Err("Cannot construct Query on 'pg_roles'".into())


Typed-builder solves two problems with derive_builder:

With derive_builder you can set a field twice (or more)

    // ...

Which takes the value of the last set field which is likely a mistake. Although Rust can optimize out a write without a read it is very difficult to have a linter error for this mistake. derive_builder also delegates the check to whether all the required fields have been set to runtime.

With typed-builder it has a very similar implementation but has a different output which Rust can reason about and check that they are no duplicate sets and the build is well formed (all the required fields have been set).

The downside here is that it takes longer to expand the macros as there is more to generate. The added complexity also makes it more complicated to pass the builder around.


Buildstructor is a annotation for an existing impl block. Rather than using the fields on a structure (as seen in the previous two) to generate code it builds wrappers around existing constructor functions:

struct MyStruct {
    sum: usize

impl MyStruct {
    fn new(a: usize, b: usize) -> MyStruct {
        Self { sum: a + b }


Similar to typed-builder it generates intermediate staging structs for building which has the benefits of compile time checking that all the fields exist. However that comes again with the drawback of slower compile time and less flexibility when passing it around.

Typed builder looks to be more compatible with the Rust language which allows it to support async builders! It's definitely the more interesting one of the bunch and I will be looking to play with with it future projects.

Alternative patterns

If you just want to build a struct which has a large amount of default fields, using .. (base syntax) with the Default trait (whether a custom implementation or the default one with #[derive(Default)]) will do:

struct X {
    a: u32,
    b: i32,
    c: bool,

X { a: 10, ..Default::default() }

If you want computation, constraints, encapsulation and named fields you could create a intermediate struct which can be passed to a constructor:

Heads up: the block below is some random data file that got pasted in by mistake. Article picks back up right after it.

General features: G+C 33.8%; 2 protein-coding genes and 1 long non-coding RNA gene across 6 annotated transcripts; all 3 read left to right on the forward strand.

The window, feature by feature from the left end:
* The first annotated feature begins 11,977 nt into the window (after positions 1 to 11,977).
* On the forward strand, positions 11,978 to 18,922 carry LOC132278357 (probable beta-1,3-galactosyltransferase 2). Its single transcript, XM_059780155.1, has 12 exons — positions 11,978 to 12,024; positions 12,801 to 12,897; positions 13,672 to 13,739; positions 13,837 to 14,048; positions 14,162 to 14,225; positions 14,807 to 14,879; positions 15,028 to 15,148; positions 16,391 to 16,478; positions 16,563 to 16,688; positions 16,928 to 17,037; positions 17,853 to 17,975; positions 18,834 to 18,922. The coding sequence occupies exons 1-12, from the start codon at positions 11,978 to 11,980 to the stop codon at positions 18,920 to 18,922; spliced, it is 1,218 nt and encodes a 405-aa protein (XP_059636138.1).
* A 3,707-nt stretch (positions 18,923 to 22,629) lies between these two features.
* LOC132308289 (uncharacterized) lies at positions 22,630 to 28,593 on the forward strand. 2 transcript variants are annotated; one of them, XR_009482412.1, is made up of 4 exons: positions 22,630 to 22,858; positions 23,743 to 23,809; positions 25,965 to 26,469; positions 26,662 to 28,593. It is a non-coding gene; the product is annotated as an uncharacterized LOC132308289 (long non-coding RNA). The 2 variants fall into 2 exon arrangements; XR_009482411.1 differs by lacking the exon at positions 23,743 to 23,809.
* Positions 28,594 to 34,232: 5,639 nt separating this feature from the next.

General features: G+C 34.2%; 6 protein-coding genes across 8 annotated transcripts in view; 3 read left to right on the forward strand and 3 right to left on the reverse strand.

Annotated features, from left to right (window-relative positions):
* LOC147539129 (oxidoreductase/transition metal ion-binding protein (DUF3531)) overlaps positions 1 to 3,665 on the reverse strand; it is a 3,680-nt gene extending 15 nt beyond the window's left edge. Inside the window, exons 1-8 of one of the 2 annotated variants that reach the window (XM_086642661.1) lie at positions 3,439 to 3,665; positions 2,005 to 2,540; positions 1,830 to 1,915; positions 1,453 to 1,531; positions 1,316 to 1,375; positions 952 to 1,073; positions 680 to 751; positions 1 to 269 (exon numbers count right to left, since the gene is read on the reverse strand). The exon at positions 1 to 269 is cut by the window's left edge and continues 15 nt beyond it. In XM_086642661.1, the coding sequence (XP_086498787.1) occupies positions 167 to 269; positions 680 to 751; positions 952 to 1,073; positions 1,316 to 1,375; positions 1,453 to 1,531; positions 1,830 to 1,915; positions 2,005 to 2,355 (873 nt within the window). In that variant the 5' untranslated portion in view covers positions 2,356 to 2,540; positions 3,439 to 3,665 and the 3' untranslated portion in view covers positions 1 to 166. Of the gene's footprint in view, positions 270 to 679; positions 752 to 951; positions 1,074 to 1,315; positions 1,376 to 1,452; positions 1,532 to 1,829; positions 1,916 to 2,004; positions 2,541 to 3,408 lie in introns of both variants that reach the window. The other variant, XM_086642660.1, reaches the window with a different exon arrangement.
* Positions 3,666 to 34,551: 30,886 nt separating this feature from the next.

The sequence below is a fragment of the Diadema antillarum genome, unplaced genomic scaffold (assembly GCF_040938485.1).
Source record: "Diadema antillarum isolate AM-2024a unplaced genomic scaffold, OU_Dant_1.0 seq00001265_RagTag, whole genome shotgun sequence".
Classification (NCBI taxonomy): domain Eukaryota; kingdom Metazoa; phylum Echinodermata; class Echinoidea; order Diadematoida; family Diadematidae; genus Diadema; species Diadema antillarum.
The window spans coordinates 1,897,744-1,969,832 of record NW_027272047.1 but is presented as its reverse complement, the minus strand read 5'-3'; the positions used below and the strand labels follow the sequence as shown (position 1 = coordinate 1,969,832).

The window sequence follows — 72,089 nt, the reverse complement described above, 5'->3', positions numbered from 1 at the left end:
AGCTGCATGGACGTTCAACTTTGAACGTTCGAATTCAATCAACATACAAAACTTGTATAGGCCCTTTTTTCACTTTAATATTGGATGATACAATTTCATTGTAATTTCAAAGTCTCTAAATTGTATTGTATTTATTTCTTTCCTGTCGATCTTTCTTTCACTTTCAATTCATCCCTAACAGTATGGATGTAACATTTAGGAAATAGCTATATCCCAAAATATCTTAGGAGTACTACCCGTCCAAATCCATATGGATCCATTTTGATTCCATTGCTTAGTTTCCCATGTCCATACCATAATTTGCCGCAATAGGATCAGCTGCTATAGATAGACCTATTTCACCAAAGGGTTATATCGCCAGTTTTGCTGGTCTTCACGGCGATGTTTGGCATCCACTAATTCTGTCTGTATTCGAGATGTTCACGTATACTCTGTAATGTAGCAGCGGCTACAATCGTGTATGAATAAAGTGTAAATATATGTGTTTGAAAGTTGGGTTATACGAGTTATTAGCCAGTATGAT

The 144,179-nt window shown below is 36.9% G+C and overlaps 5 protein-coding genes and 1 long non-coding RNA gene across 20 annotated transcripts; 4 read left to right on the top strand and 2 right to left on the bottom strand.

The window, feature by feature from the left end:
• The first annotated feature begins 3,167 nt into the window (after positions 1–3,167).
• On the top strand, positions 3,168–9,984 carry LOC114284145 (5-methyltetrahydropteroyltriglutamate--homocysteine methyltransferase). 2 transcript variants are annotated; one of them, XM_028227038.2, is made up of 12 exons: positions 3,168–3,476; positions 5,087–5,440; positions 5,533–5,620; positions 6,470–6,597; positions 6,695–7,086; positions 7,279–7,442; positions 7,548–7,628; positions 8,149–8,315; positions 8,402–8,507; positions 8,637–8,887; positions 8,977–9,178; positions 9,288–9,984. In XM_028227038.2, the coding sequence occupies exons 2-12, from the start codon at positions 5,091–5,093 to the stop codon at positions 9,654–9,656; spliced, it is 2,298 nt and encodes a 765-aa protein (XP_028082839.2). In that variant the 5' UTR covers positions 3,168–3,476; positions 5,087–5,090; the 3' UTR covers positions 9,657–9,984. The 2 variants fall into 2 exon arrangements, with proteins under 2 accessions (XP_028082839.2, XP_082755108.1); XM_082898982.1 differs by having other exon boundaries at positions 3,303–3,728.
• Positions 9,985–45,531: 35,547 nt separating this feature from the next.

struct Report {
    title: String,
    on: chrono::DateTime
    // ...

struct ReportArguments {
    title: String,
    on: Option<chrono::DateTime>
    // ...

impl Report {
    fn new_from_arguments(ReportArguments { title, on }: ReportArguments) -> Result<Self, &str> {
        if title.
            .all(|chr| matches!(chr, 'a'..='z' | '0'..='9'))
            Ok(Self {
                on: chrono.unwrap_or_else(|| todo!())
        } else {
            Err("Invalid report name")

However both of these don't the use the nice chaining syntax.


The builder pattern can help you write cleaner, more readable APIs, and it turn help the consumers of your APIs write better code. We can apply constraints to make sure that our structs are initialised correctly with a clean API enforcing the contract.

One thing to remember is that code is read much more than it's written - so it's worth going out of our way to make our code just that little bit more pleasant to read.

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  1. I partially agree with this, there are ways to design your types to be constrained. Here we could create a struct FutureEvent(chrono::DateTime) structure where the constraint is constructing the FutureEvent type rather than leaving the constraint to the field. But there are lots of scenarios where that isn't the case.

  2. With vscode and rust analyzer there is a feature called inlay hints which shows the names of parameters in the editor. While this is great this is a feature specific to vscode at the moment. You won't see the hints on GitHub diffs and in other text editors.